I asked Sherrie if it’s best just to read the plant tags to figure it out if they need a lot of water or not much at all, and she surprised me when she said “no.” Many nurseries, such as Watson’s, source from a variety of growers. This means that care instructions may vary. So while you can use them as a general rule of thumb, always feel free to ask knowledgeable staff.
Tip #2: Choose Plants that are Suited for the Light They’ll be Receiving
It’s also worth taking some time to think about where you’re placing your plant. Will it be in a sunny window or sunroom? Or will it be on a mostly shaded area?
There are lots of plants that do quite fine in low to moderate light – think of our ferns, and philodendrons again.
Others, such as this polka dot plant, will do best in a bright, sunny room in your house.
Tip #3: Less is More when it Comes to Care
One of the biggest take-aways from my interview with Sherrie is that if you select the right plant for the right spot, you shouldn’t need to do much. Much like garden plants need time to acclimated, houseplants do too! I had never considered this before, but it makes a lot of sense. If a plant has been happily thriving in a bright greenhouse like Watson’s, it may take a few weeks for it to adapt to the environment of my dark living room. Given this, you don’t want to do too much else to the plant to stress it further.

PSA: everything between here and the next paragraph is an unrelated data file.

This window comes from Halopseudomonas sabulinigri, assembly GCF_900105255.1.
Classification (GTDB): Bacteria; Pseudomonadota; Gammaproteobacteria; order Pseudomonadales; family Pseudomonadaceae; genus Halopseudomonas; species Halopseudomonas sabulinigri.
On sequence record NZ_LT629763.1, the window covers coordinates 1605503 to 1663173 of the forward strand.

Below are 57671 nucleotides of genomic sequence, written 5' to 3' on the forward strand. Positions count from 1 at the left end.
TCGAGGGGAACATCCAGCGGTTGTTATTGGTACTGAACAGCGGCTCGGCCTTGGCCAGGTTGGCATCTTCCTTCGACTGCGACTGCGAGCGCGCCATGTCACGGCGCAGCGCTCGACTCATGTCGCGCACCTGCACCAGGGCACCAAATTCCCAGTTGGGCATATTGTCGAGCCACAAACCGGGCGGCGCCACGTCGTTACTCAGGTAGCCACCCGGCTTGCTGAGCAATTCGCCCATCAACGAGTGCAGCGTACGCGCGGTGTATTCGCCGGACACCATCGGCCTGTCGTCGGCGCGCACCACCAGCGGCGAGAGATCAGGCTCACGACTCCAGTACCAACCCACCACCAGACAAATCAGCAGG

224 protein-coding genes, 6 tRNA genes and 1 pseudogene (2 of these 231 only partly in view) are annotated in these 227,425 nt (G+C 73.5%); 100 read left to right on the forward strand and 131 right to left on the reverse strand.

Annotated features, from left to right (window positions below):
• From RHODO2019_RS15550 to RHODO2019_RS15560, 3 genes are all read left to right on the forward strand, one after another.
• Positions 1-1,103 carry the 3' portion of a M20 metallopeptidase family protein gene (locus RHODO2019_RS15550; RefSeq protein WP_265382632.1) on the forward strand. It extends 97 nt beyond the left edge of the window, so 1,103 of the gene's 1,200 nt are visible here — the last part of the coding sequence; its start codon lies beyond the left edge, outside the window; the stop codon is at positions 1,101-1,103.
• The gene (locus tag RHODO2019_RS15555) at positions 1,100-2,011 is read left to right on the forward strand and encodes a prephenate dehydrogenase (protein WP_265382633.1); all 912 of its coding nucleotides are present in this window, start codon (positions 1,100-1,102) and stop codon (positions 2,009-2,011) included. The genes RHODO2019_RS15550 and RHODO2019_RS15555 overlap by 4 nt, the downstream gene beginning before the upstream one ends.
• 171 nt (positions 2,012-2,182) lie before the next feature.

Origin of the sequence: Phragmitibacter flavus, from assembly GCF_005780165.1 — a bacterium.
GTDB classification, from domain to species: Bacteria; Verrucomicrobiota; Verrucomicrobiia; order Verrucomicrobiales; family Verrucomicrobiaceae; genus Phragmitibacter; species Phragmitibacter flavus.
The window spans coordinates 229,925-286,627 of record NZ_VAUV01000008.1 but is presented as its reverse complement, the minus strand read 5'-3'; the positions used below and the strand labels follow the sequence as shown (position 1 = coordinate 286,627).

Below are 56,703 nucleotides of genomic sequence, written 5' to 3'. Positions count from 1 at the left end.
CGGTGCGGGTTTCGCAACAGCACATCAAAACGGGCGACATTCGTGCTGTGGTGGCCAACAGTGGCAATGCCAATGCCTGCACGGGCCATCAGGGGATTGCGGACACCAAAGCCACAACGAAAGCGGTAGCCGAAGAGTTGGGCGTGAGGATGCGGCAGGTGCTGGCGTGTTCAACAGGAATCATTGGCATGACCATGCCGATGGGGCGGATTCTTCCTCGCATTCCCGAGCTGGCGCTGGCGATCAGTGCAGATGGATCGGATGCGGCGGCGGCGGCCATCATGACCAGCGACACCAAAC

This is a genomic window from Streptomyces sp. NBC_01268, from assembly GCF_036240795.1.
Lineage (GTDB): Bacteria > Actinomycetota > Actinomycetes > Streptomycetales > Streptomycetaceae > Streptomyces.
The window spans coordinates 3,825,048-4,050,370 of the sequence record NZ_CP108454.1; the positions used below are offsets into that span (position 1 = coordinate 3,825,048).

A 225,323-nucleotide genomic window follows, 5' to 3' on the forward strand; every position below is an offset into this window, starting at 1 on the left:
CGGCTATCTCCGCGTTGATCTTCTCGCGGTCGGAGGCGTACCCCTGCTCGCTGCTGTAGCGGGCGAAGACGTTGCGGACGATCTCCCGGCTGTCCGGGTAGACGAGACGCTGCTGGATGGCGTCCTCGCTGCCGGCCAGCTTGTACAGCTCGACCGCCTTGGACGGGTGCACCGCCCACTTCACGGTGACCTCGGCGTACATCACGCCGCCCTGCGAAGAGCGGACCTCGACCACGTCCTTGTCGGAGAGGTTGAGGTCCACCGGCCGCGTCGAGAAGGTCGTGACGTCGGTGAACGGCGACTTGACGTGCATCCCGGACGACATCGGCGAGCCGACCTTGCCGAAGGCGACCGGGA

For instance, one mistake I know I’ve made is to repot a houseplant right away into a much bigger container. But when it comes to houseplants, most do well when their roots are tighter in the container. Sherrie explained that when the roots are about halfway up the dirt ball, it’s time to re-pot. Even so, go up only a size or two. Keep it comfy. The above photo is from a ponytail palm she showed me that would definitely be ready to be repotted.
When it’s time to repot, make sure to use a potting soil suitable for indoor plants. Sherrie recommended the one pictured above. She said you don’t want it to have too much fertilizer or other fancy stuff. (Again, see the theme of less is more with houseplants?)
As for fertilizing, once every 6 months is sufficient for most houseplants. Sherrie recommended Osmocote Plus.
Tip #4: Choose Plants that Make you Happy
Ok, ok… so this last tip is my own, but I think it’s worth saying. Once you’ve figured out the watering and light, you should also give consideration to what you want the plant to accomplish in the room.
For instance, maybe you have a dark room that’s just calling for a bright splash of color?
Or maybe you have an end table next to your favorite reading chair that would benefit from some fragrance?
Sometimes flowers are just the ticket to spruce up an otherwise drab bedroom.
My New Houseplants
Armed with my new information, I decided to purchase three houseplants for my house.
I chose this houseplant that requires low light to add a punch of color and light to a dark room.
I decided to put this peace lily on the piano.
This palm got a bright and sunny location on my dining room table.
I hope this post has inspired some of you to get out there and give houseplants a second try!
I’d love to hear your stories! Have you successfully grown houseplants? Which are your favorites? Any additional tips you’d add to my list, or specific plants you’d recommend to those of us with less than green thumbs? Please leave a comment below.